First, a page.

How morally bankrupt have we become as a nation? There are distressingly many examples you can choose from. But one that demonstrates the sheer depths to which we have collectively sunk is the main thrust of a report out of Breezy Point, Queens.
The New York Post notes that residents of that New York City outskirt–one of the hardest hit by superstorm Sandy–returned from their Thanksgiving holiday in exile to find that their homes, or what was left of them, had been looted. In one of the more vicious acts, vandals made off with a $25,000 coin collection and some jewelry.
None of the crimes, however, better punctuates the indifference to suffering of which some among us are capable than the theft of a family’s change jar. To violate the space of another person whose life has been cast adrift by adversity is bad enough. To steal something trivial–to plunder in essence for the perverse joy of plundering–bespeaks a level of callousness that should provide a wake-up call to all of humanity.
The break-ins, the Post writes, occurred Wednesday or Thursday. In all, 14 homes were violated. In some cases the homes were so badly damaged by the storm that residents weren’t initially aware upon returning that their homes had been broken into.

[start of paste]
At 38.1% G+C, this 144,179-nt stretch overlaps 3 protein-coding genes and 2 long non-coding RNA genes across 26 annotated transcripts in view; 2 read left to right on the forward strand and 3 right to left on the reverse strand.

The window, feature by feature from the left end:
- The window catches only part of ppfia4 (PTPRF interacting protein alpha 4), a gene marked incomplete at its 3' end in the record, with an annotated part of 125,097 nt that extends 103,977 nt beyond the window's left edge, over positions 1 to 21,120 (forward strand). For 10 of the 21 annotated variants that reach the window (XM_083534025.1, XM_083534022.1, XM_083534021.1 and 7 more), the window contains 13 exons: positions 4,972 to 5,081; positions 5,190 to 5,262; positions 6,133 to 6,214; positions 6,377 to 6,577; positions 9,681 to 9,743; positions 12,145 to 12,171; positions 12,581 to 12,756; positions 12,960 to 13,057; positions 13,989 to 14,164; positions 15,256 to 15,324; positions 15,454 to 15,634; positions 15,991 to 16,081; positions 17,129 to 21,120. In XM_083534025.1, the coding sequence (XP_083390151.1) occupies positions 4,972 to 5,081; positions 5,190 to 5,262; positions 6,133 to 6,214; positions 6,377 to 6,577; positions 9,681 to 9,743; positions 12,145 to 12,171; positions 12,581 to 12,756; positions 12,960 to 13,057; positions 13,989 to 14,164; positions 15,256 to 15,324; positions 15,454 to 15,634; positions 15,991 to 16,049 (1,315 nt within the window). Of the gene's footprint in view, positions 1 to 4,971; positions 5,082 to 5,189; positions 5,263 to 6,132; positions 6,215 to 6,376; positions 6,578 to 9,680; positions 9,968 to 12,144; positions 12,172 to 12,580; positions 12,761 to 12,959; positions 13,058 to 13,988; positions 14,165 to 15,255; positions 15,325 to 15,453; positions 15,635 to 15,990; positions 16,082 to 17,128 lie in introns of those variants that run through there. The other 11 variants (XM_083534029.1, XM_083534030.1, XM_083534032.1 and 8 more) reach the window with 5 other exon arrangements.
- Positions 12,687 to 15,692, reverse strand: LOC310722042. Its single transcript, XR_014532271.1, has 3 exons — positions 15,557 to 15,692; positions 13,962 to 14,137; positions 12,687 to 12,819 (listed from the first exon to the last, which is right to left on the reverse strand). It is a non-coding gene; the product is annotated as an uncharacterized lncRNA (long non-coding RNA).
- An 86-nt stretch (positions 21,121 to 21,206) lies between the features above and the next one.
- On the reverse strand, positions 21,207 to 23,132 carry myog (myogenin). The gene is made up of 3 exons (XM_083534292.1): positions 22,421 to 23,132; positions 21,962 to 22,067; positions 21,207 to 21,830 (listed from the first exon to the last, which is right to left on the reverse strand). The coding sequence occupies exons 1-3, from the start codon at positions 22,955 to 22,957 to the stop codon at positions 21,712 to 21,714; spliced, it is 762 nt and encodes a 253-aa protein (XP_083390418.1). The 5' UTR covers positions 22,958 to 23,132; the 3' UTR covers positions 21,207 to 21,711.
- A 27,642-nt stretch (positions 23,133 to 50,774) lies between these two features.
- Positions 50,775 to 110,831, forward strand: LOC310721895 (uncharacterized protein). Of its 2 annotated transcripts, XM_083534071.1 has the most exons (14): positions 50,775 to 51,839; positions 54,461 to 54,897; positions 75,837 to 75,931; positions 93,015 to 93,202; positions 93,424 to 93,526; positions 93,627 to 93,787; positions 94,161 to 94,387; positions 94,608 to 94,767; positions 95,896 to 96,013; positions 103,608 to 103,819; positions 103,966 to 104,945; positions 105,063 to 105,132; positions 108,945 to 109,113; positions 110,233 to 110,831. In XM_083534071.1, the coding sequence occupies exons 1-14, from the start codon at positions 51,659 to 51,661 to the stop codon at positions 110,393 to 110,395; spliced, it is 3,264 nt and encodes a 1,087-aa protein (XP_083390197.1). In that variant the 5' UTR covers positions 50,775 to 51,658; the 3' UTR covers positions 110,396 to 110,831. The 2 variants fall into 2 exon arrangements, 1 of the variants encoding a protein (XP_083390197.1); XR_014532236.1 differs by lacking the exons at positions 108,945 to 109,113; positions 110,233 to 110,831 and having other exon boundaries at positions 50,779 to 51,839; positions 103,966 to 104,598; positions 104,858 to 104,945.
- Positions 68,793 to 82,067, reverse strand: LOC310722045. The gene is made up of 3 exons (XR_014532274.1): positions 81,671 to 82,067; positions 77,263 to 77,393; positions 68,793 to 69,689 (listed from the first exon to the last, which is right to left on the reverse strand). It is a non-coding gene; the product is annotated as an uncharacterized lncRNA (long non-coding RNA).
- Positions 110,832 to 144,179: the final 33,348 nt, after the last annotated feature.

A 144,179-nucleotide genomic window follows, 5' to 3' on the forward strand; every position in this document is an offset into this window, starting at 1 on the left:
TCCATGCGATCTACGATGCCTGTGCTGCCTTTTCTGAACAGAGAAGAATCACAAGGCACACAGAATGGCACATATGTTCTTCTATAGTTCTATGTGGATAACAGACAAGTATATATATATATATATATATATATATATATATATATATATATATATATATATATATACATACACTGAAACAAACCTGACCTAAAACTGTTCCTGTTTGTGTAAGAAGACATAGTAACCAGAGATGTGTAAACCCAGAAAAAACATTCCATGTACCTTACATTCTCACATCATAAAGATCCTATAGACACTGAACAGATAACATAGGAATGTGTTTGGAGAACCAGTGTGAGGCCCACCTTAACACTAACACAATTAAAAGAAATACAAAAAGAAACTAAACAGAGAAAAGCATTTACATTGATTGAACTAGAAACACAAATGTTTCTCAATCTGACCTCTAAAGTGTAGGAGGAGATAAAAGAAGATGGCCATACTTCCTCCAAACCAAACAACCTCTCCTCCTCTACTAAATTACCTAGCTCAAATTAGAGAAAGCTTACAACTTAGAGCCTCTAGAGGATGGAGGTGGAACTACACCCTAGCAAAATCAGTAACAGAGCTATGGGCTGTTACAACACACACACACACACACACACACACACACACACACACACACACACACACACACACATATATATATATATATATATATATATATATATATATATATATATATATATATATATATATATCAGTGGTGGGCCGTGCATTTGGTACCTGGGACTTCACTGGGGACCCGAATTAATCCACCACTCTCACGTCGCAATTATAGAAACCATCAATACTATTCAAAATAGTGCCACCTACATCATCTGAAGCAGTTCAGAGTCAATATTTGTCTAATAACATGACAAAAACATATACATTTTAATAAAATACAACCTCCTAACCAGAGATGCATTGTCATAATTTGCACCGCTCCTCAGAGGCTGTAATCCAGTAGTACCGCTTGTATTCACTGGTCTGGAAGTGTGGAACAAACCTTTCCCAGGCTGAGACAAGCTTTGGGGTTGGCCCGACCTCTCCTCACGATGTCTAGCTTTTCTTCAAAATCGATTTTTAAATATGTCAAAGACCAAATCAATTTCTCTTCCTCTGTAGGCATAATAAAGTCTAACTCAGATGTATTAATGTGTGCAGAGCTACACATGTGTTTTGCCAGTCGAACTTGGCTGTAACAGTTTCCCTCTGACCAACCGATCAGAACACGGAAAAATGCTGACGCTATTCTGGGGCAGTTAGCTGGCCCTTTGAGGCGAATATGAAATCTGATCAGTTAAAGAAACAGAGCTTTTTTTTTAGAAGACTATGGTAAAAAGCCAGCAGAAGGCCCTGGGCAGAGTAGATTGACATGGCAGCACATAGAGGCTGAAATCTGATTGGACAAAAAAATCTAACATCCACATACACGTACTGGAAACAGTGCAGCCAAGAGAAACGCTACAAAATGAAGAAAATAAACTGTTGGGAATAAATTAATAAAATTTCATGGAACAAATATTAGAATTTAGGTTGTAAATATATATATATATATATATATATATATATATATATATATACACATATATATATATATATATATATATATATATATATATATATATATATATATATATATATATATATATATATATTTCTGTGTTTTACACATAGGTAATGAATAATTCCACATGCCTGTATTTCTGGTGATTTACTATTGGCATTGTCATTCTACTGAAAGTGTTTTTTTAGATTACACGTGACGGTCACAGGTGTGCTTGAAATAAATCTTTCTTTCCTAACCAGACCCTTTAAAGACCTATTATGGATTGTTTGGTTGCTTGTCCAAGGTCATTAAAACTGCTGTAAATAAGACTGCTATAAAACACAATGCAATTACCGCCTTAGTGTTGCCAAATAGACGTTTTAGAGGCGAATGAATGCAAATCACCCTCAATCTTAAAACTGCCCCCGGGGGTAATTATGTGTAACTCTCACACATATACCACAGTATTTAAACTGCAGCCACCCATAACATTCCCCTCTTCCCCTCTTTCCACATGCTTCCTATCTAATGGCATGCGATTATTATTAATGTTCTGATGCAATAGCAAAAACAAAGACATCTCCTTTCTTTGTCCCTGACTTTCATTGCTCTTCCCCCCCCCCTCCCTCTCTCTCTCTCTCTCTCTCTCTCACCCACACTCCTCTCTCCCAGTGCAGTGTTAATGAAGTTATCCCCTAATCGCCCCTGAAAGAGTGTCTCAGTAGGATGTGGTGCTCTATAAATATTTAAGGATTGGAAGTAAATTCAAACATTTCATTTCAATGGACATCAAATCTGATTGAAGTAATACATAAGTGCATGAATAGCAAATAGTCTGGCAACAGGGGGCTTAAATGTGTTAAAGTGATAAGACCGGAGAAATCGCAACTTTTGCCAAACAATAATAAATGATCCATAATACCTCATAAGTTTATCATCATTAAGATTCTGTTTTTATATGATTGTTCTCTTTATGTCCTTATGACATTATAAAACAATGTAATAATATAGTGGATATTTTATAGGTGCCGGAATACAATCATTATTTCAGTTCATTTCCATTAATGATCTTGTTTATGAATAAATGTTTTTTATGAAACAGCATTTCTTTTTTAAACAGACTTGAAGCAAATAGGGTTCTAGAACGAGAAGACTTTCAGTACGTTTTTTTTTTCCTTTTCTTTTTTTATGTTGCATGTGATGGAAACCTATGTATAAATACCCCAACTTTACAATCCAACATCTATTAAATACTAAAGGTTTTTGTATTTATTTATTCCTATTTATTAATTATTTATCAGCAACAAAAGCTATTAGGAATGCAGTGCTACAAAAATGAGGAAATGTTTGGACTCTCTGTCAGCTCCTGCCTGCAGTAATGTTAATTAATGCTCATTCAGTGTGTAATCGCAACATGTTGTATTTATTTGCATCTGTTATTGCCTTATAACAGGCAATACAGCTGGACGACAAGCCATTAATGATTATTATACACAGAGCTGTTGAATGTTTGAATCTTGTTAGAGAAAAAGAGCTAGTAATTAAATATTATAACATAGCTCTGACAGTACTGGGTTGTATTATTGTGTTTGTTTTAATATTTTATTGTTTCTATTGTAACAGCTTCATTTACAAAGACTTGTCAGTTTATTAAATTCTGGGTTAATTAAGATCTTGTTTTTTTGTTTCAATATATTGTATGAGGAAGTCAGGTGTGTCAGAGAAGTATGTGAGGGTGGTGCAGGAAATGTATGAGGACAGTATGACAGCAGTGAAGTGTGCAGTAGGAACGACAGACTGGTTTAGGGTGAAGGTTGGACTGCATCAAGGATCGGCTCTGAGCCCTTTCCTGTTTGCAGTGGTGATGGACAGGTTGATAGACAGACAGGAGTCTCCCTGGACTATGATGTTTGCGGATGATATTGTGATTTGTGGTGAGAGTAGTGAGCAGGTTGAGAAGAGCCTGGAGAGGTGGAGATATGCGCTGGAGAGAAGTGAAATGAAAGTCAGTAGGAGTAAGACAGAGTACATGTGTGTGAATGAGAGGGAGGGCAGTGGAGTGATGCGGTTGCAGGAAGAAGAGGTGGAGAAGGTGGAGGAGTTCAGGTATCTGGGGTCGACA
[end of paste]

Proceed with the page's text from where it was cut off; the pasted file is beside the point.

- 13-year-old girl shot by classmate on school bus dies of injuries
- New Yorkers still without power 17 days after Sandy, asking ‘Where’s Obama?’
- Sandy relief efforts only now reaching sick and elderly in outlying areas
- SI preschoolers killed by Sandy are buried as death toll mounts
- Outage: Good Samaritan who came to NY to help restore power receives beatdown
- Gas rationing goes into effect in New York and on LI
- With 1.9M still without power, Sandy’s aftermath looking a lot like Katrina (Video)
- The mythical claim that reconstruction efforts after Sandy will grow the economy
- NY governor’s half-baked post-Sandy voting solution opens door to chaos, fraud (Video)